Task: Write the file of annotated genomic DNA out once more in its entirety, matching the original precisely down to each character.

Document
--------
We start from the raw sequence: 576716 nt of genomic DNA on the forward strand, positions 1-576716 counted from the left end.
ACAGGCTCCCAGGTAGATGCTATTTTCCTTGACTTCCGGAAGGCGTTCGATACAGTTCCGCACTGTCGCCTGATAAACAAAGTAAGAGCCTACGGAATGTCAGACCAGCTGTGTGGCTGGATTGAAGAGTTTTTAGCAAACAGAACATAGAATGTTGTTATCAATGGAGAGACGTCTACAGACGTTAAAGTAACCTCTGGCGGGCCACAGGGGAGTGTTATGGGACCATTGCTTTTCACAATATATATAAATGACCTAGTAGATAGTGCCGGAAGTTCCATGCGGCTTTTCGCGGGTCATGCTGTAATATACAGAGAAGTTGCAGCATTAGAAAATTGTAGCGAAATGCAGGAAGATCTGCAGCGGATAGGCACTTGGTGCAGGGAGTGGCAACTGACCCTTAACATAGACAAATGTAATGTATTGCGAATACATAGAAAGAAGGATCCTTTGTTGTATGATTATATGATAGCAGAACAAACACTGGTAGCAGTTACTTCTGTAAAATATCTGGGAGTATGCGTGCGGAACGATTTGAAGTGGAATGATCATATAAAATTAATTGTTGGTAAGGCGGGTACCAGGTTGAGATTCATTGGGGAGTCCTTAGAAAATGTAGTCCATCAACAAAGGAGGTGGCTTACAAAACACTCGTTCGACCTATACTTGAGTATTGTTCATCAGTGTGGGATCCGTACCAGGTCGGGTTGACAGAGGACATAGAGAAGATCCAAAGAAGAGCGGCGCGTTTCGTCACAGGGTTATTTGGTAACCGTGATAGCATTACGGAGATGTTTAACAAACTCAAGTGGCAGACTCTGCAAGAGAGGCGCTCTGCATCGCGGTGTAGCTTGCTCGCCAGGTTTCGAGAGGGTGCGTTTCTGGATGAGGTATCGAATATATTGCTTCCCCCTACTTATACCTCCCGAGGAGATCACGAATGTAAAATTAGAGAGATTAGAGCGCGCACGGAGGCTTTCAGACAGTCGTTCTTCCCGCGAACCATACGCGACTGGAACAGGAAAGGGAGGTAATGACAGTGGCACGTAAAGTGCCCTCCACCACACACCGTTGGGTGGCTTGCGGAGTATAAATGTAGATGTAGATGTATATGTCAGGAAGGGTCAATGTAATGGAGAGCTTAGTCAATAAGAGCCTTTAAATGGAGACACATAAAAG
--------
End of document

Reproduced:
We start from the raw sequence: 576716 nt of genomic DNA on the forward strand, positions 1-576716 counted from the left end.
ACAGGCTCCCAGGTAGATGCTATTTTCCTTGACTTCCGGAAGGCGTTCGATACAGTTCCGCACTGTCGCCTGATAAACAAAGTAAGAGCCTACGGAATGTCAGACCAGCTGTGTGGCTGGATTGAAGAGTTTTTAGCAAACAGAACATAGAATGTTGTTATCAATGGAGAGACGTCTACAGACGTTAAAGTAACCTCTGGCGGGCCACAGGGGAGTGTTATGGGACCATTGCTTTTCACAATATATATAAATGACCTAGTAGATAGTGCCGGAAGTTCCATGCGGCTTTTCGCGGGTCATGCTGTAATATACAGAGAAGTTGCAGCATTAGAAAATTGTAGCGAAATGCAGGAAGATCTGCAGCGGATAGGCACTTGGTGCAGGGAGTGGCAACTGACCCTTAACATAGACAAATGTAATGTATTGCGAATACATAGAAAGAAGGATCCTTTGTTGTATGATTATATGATAGCAGAACAAACACTGGTAGCAGTTACTTCTGTAAAATATCTGGGAGTATGCGTGCGGAACGATTTGAAGTGGAATGATCATATAAAATTAATTGTTGGTAAGGCGGGTACCAGGTTGAGATTCATTGGGGAGTCCTTAGAAAATGTAGTCCATCAACAAAGGAGGTGGCTTACAAAACACTCGTTCGACCTATACTTGAGTATTGTTCATCAGTGTGGGATCCGTACCAGGTCGGGTTGACAGAGGACATAGAGAAGATCCAAAGAAGAGCGGCGCGTTTCGTCACAGGGTTATTTGGTAACCGTGATAGCATTACGGAGATGTTTAACAAACTCAAGTGGCAGACTCTGCAAGAGAGGCGCTCTGCATCGCGGTGTAGCTTGCTCGCCAGGTTTCGAGAGGGTGCGTTTCTGGATGAGGTATCGAATATATTGCTTCCCCCTACTTATACCTCCCGAGGAGATCACGAATGTAAAATTAGAGAGATTAGAGCGCGCACGGAGGCTTTCAGACAGTCGTTCTTCCCGCGAACCATACGCGACTGGAACAGGAAAGGGAGGTAATGACAGTGGCACGTAAAGTGCCCTCCACCACACACCGTTGGGTGGCTTGCGGAGTATAAATGTAGATGTAGATGTATATGTCAGGAAGGGTCAATGTAATGGAGAGCTTAGTCAATAAGAGCCTTTAAATGGAGACACATAAAAG